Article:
Set during the waning days of World War II, Filipino-American writer Tess Uriza Holthe weaves a story steeped in Filipino history and myth against the intense and brutal fighting between Japanese and American forces for control of the Philippine Islands. A family and their neighbors huddle in a cellar just outside of Manila. They begin to tell stories of magic, myth, and legend to pass the time and hearten one another as they struggle to survive.
Perhaps no other book chronicles the clash of American pop culture and Filipino tradition as well as Manila-born author Jessica Hagedorn. Her novel Dogeaters follows a disparate cast of characters caught in a series of ever-escalating events centered around a beauty pageant, a film festival, and an assassination. It is a compelling and intense portrait of Philippine society.
Filipino immigrants have long been a vibrant part of American society, representing one of the largest foreign-born groups in the United States. Accordingly, the immigrant experience is an important part of Filipino-American history. America Is Not the Heart chronicles the complexities, pain, and promise that define the immigrant experience through three generations of women attempting to reconcile the life they now lead with the one they left behind.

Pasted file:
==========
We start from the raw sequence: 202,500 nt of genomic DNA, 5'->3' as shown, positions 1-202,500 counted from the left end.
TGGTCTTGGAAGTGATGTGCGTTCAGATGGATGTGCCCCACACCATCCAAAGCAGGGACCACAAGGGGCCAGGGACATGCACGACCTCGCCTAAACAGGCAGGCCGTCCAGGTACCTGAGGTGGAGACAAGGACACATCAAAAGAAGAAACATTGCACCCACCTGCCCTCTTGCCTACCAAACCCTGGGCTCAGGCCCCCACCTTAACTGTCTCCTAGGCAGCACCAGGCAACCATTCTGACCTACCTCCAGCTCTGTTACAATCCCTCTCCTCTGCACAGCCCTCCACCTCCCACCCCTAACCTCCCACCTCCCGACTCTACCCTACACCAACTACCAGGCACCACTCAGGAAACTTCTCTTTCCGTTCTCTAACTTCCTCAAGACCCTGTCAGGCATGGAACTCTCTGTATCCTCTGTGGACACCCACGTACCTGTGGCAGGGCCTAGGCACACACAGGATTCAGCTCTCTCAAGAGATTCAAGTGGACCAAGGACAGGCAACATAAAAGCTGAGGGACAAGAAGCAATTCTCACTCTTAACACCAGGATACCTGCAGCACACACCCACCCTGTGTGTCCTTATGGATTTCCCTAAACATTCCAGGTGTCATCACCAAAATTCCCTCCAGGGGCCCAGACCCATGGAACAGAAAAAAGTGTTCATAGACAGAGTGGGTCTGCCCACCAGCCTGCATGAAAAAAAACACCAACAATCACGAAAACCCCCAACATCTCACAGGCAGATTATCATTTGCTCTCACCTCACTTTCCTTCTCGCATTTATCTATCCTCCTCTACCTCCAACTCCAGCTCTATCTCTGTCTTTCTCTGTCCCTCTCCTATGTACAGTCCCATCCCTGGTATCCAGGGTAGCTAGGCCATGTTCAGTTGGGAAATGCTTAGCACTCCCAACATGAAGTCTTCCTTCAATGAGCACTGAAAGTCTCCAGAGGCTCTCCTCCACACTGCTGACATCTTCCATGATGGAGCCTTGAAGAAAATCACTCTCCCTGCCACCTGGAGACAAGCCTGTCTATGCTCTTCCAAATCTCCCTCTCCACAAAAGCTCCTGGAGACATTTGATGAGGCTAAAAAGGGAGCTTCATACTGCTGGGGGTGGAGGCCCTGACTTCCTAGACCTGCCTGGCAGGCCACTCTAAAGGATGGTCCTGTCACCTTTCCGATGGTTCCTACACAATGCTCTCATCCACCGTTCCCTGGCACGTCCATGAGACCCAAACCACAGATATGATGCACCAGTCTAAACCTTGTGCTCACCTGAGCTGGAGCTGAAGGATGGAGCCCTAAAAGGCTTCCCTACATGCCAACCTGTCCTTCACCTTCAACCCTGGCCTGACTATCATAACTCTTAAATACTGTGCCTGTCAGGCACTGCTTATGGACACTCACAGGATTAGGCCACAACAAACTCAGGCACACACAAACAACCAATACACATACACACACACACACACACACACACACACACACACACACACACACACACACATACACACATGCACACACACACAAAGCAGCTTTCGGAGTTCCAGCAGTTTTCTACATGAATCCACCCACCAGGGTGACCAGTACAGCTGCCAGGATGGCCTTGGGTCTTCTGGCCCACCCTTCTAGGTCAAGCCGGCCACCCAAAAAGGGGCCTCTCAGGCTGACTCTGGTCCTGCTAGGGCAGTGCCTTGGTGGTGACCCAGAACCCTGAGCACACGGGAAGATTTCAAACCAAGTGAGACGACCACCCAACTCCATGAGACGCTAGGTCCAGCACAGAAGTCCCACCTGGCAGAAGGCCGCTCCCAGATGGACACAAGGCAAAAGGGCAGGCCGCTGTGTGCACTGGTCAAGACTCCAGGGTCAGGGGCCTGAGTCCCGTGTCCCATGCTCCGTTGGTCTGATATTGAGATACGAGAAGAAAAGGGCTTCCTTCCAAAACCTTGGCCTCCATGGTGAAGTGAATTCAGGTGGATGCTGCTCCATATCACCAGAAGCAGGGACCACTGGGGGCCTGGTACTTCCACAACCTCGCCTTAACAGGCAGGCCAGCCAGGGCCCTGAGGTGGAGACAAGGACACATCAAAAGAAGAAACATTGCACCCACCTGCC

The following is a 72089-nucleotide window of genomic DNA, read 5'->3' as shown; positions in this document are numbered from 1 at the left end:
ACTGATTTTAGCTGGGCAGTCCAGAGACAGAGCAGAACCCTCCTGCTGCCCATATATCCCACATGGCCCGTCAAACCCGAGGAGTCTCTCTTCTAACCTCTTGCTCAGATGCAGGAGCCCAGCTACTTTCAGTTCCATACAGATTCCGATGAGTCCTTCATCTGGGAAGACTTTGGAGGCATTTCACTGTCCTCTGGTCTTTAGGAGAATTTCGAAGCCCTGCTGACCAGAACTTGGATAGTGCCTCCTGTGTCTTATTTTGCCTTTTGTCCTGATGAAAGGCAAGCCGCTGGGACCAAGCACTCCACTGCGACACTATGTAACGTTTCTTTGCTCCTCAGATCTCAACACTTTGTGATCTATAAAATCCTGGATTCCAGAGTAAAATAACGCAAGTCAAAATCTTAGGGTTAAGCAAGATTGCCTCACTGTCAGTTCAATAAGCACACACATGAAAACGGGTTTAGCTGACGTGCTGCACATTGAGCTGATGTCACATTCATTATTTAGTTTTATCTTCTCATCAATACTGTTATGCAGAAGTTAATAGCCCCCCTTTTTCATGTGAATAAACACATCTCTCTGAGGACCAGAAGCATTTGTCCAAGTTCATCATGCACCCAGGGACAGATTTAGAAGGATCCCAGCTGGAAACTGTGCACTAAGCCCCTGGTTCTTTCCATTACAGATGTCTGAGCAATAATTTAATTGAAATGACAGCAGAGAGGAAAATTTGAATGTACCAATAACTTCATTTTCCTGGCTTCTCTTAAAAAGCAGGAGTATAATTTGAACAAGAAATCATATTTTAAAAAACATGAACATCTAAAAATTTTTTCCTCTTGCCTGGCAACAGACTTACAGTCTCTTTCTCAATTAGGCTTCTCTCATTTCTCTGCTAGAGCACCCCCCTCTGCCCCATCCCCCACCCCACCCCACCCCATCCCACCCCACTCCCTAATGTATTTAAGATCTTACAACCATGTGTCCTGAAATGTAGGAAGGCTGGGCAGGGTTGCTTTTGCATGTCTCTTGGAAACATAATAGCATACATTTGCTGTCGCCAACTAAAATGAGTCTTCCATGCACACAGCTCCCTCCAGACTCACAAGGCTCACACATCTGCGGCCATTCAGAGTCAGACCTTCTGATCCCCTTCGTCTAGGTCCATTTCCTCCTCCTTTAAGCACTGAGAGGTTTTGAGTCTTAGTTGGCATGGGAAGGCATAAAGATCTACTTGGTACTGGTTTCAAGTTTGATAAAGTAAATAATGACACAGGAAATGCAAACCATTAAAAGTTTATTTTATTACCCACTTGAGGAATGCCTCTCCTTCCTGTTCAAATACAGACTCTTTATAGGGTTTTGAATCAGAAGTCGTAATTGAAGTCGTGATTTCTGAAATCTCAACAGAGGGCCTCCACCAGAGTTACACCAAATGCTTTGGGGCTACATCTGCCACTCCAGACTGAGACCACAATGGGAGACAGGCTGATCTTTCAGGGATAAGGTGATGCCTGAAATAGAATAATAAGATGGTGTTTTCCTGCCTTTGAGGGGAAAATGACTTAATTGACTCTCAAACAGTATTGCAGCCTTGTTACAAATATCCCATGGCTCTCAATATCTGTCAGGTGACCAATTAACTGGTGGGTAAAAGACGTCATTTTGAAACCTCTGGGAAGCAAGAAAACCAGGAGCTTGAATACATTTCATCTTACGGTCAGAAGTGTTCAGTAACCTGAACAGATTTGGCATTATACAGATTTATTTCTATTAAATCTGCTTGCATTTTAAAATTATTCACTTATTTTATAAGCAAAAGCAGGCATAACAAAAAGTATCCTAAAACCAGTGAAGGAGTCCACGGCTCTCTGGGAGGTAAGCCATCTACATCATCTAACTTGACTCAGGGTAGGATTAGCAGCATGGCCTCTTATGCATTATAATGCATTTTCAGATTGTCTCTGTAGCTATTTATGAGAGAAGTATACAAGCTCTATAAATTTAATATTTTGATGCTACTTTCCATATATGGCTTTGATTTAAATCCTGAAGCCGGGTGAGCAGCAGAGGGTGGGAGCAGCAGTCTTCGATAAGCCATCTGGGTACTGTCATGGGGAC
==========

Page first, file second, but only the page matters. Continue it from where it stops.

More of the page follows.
Deftly weaving real-life events around a winding fictional narrative, Filipino author Miguel Syjuco paints a rich family saga across 150 years of Philippine history. The story centers on a young man named Miguel who returns to the Philippines in search of answers following the death of his mentor, a famous Filipino writer living in exile in New York. It is a fascinating blend of noir, family saga, history, and humor.
In this collection of short stories, Manila-born author Mia Alvar takes a deep look at the experiences of exiled Filipinos making new lives for themselves throughout the U.S. and the Middle East. Alvar, who grew up in Bahrain and New York City, has particular insight into cultural conflicts and the feelings of displacement and loss that permeate the foundations of these communities.
Nick Joaquin is often cited as one of the greatest and most influential Filipino writers and The Woman Who Had Two Navels is a classic of Philippine literature and Joaquin’s seminal work. In it, Joaquin uses the story of a woman suffering hallucinations to examine the impact of colonialism on Filipino society.
Michael Norman and Elizabeth M. Norman
The Bataan Death March was among the more infamous events of World War II and as a result countless books and memoirs have dissected nearly every aspect. None, however, quite offers the authoritative and wide-angle view offered in Tears in Darkness. Some ten years in the making, the book draws on hundreds of interviews with American, Japanese, and Filipino soldiers to chronicle the prelude, the march itself, and its aftermath.
The Epic Account of World War II's Greatest Rescue Mission
If you’re looking for further insight into the Bataan Death March and its aftermath, Ghost Soldiers presents one of the most engaging accounts available. Historian and journalist Hampton Sides presents the harrowing story of the hand-picked U.S. troops sent behind enemy lines in the Philippines to rescue the last survivors of the March.